Saturday, October 19, 2002

Local celebration promotes ‘The Grapes of Wrath’

Book cover: Grapes of Wrath by John Steinbeck
The Lake County Library system is participating in a statewide program encouraging Californians to read John Steinbeck’s The Grapes of Wrath.

A local celebration and discussion of the book takes place from 9 a.m. to about 3 p.m. Saturday, Oct. 19 at Redbud Library, 14785 Burns Valley Road in Clearlake. Organized by Lake County Library Advisory Board member Harold Riley, the program is divided into two parts.

The morning session begins with a showcase of Woody Guthrie songs. At 10:30 a.m., participants will view a video of John Ford’s 1940 film adaptation of The Grapes of Wrath. Following a break for lunch, a discussion of the book will convene at about 12:30 p.m.

The Lake County Library is one of more than 140 libraries participating in the California Council for Humanities’ “California Stories: Reading ‘The Grapes of Wrath’” program. “While there have been several one city, one book programs, nothing of this scale or ambition has been attempted before,” said council Executive Director Jim Quay. “This program is the first ever to be statewide, to involve a book specifically relevant to California and to encourage participants to share their own stories.”

Throughout the summer, California residents have been encouraged to read The Grapes of Wrath, a story about the Joad family, tenant farmers in Oklahoma who migrate to California after losing their farm. The novel grew out of an assignment given to Steinbeck in 1936 by the editors of the San Francisco News, to write a series of articles on the condition of migrant farmers. In 1940, the same year that Ford directed the book’s film adaptation, Steinbeck received a Pulitzer Prize.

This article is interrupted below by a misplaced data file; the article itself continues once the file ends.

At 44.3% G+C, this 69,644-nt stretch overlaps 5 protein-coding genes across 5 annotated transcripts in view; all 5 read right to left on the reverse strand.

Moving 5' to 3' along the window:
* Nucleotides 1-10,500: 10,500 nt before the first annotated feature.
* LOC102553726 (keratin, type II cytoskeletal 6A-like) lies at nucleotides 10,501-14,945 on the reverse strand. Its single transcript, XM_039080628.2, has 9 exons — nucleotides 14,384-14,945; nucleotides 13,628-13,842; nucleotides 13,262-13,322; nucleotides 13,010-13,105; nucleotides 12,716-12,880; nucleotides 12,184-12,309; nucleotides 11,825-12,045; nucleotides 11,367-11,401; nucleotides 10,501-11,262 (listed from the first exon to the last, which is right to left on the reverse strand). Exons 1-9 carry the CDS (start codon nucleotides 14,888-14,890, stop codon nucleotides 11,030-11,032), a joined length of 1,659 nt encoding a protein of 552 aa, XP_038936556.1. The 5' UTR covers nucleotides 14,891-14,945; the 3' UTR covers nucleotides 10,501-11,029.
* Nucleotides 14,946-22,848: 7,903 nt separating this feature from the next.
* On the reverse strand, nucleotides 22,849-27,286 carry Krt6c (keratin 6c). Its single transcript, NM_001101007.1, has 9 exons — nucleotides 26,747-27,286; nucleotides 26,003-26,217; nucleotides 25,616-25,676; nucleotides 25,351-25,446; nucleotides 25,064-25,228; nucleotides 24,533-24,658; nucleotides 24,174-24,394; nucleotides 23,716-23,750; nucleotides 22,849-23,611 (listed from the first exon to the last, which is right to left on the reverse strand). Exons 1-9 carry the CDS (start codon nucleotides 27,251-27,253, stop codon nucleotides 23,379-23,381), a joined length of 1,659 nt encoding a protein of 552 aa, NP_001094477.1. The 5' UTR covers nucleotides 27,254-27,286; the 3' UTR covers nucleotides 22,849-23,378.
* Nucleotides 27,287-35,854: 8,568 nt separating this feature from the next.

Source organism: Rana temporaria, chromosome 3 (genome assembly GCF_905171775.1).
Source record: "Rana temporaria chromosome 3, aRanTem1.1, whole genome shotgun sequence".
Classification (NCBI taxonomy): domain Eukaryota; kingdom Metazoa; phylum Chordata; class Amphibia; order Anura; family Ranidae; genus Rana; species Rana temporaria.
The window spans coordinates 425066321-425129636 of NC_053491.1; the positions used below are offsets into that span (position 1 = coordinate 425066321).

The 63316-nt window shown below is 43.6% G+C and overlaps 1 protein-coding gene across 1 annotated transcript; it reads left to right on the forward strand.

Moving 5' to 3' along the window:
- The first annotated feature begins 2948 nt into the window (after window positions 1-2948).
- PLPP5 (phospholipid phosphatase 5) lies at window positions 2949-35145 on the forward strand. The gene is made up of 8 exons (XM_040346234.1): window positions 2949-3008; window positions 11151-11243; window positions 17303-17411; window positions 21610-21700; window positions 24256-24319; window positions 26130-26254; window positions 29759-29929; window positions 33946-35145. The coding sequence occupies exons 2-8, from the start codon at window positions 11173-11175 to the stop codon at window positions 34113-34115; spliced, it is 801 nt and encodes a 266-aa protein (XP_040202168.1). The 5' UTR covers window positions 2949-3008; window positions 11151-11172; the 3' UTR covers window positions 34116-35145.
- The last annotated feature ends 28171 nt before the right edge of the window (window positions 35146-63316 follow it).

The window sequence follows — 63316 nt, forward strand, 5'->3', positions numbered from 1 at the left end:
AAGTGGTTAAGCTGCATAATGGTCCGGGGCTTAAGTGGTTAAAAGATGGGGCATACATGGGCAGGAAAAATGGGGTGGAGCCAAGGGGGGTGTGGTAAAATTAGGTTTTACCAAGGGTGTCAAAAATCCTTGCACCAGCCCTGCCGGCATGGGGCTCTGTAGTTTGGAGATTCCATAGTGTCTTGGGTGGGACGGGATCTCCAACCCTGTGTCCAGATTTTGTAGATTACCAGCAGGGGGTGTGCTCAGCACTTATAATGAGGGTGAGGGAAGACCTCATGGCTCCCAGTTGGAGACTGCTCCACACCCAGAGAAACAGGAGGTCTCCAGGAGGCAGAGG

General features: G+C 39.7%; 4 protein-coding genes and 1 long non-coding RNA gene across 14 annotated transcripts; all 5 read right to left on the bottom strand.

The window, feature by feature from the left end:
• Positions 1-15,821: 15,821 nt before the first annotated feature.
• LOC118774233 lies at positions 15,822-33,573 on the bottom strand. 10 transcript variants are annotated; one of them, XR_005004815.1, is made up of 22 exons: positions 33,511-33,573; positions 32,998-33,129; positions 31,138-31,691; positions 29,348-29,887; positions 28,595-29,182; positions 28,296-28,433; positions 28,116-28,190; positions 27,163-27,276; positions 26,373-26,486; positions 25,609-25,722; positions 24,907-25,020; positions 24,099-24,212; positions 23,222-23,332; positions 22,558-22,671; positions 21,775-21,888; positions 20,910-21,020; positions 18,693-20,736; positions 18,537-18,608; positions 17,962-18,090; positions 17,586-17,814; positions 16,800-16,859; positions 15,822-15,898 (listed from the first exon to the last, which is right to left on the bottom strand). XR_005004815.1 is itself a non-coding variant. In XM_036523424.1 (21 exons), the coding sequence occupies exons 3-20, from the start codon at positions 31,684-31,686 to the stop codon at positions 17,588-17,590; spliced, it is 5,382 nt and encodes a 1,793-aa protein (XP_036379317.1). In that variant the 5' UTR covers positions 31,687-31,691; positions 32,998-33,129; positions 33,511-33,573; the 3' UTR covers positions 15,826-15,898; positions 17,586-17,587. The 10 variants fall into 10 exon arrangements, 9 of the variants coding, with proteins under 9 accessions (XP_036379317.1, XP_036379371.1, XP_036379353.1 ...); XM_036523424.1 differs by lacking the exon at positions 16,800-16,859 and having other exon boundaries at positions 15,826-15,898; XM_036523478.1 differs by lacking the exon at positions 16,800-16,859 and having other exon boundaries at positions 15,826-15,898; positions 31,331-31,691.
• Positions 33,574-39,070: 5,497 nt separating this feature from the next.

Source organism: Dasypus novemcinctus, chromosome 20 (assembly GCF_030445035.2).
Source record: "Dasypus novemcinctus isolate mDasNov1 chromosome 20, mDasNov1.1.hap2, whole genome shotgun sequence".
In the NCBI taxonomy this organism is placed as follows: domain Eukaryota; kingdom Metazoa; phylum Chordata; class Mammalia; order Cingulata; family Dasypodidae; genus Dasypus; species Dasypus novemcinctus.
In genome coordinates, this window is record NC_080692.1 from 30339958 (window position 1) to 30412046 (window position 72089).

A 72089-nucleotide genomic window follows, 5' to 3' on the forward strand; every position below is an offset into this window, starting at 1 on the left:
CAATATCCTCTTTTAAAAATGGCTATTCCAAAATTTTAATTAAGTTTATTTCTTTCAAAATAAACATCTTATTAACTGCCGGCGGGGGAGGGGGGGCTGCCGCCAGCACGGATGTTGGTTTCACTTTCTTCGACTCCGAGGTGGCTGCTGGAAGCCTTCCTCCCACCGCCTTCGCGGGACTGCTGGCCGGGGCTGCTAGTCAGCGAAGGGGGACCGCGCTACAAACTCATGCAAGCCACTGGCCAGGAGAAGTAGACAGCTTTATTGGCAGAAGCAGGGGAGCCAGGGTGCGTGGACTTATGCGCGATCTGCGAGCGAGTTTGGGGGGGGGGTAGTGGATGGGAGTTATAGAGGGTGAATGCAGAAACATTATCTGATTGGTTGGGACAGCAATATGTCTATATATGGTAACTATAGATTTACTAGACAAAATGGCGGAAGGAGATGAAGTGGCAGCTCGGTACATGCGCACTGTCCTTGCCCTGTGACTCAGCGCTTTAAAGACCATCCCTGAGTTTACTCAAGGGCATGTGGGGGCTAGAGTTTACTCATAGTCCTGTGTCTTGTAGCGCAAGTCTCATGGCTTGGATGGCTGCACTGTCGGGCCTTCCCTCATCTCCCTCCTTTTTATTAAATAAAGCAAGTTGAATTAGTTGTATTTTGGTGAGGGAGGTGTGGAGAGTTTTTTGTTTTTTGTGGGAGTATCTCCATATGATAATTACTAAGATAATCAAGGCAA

The statewide project culminates in October with a variety of observances designed to encourage people to explore the book and its relevance to contemporary California life. According to the California Council for Humanities, many of the book’s issues -- migration, poverty and the pursuit of the American dream -- are still of concern today.

Riley said that organizing a local celebration represented the closing of a circle for him. “I grew up as a migrant child in the San Joaquin Valley,” he explained. “I read the book when I was 17 or 18 years old, and it saved my life. Now I’m completing the circle, and at long last I can repay the compliment by introducing someone else to the book.”

“California Stories: Reading ‘The Grapes of Wrath’” coincides with the 100th anniversary of Steinbeck’s birth, on Feb. 27, 1902 in Salinas. It kicks off a three-year program to discover community and individual stories that will collectively tell the story of today’s California.

“The Golden State is uniquely diverse,” Quay said. “Half of us were born elsewhere, and that hasn’t changed in 150 years. Each Californian has a story to tell, but we have few opportunities to come together and find out about each other. This program gives Californians from every walk of life a chance to read and discuss the book together, consider the place of their own story in the story of California and discover the book’s relevance to current California issues.”

More information about “California Stories: Reading ‘The Grapes of Wrath’” can be found at the California Council for Humanities’ web site, For more information about the local observance, contact your local branch of the Lake County Library or call 995-3905.

Originally published in the Lake County Record-Bee.